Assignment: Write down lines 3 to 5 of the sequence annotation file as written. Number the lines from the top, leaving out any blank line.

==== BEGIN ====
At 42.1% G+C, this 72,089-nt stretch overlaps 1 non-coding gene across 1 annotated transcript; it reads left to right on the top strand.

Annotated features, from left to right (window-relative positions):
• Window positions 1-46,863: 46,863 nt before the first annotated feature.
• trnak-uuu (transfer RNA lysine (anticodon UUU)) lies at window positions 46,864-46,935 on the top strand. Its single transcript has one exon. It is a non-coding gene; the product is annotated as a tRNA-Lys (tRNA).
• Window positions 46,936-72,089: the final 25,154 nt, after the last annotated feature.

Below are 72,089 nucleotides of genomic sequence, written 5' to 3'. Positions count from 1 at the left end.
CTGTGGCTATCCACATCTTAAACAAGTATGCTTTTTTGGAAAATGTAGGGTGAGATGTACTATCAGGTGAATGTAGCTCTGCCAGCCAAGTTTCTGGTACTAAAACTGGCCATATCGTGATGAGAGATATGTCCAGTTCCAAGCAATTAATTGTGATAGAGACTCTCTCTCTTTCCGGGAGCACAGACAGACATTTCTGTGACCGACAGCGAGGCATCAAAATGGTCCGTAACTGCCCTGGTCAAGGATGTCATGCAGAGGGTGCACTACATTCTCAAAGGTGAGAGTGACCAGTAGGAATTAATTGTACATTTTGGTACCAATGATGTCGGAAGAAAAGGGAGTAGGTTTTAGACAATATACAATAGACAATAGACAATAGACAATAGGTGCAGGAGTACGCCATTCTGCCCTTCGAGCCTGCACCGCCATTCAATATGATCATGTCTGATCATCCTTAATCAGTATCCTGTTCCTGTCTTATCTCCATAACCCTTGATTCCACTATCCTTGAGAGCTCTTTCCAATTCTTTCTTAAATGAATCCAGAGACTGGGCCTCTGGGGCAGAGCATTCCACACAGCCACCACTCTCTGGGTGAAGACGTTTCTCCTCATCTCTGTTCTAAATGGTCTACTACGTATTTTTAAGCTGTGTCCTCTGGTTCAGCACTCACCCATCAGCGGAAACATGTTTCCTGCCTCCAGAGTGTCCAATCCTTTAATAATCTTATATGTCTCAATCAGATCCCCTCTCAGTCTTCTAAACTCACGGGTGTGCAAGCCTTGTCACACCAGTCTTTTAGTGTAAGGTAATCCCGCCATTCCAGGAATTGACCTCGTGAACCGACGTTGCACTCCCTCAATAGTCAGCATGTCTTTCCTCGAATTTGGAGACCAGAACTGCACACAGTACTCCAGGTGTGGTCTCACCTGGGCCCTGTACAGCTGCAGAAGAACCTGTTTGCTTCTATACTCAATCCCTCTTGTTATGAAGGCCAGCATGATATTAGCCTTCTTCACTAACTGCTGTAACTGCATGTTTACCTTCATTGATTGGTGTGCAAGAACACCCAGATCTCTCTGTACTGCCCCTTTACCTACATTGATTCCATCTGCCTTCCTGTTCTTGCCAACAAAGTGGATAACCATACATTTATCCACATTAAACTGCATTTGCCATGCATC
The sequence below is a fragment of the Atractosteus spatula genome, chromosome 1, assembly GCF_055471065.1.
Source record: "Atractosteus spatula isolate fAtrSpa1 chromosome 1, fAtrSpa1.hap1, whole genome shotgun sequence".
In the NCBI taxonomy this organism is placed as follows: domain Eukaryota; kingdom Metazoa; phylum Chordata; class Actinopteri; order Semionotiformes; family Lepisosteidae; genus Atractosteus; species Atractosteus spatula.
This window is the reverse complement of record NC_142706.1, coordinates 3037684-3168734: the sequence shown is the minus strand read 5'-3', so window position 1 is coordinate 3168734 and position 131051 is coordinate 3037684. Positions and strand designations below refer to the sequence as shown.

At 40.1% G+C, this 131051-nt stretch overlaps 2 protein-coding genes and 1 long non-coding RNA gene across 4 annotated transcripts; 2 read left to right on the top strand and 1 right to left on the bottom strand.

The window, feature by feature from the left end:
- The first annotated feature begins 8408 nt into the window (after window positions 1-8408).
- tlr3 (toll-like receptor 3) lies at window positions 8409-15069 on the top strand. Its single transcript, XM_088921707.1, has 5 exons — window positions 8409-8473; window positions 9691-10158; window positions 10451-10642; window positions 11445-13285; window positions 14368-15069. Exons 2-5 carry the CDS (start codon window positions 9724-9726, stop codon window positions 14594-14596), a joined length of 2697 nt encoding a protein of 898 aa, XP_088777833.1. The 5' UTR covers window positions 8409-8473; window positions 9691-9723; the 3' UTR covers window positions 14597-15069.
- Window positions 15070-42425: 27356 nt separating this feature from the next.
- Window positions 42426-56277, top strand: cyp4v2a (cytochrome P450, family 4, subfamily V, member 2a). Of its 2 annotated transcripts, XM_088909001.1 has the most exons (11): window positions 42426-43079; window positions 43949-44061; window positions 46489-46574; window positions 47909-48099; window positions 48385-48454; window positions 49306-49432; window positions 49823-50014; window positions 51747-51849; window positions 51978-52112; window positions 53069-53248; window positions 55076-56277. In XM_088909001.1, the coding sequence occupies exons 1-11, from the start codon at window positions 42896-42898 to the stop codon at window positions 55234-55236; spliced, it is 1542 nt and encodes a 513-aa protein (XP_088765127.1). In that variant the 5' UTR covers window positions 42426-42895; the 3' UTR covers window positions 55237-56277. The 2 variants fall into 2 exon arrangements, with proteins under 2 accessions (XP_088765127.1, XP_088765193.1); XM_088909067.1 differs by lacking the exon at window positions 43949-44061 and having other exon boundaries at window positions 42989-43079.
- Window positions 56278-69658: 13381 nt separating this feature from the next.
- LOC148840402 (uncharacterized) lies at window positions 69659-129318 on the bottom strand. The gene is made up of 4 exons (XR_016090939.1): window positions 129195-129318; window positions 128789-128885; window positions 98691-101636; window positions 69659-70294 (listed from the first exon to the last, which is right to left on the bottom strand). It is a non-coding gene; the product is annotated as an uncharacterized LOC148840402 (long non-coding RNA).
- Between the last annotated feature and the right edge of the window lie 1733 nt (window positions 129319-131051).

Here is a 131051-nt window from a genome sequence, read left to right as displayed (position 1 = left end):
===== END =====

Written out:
• Window positions 1-46,863: 46,863 nt before the first annotated feature.
• trnak-uuu (transfer RNA lysine (anticodon UUU)) lies at window positions 46,864-46,935 on the top strand. Its single transcript has one exon. It is a non-coding gene; the product is annotated as a tRNA-Lys (tRNA).
• Window positions 46,936-72,089: the final 25,154 nt, after the last annotated feature.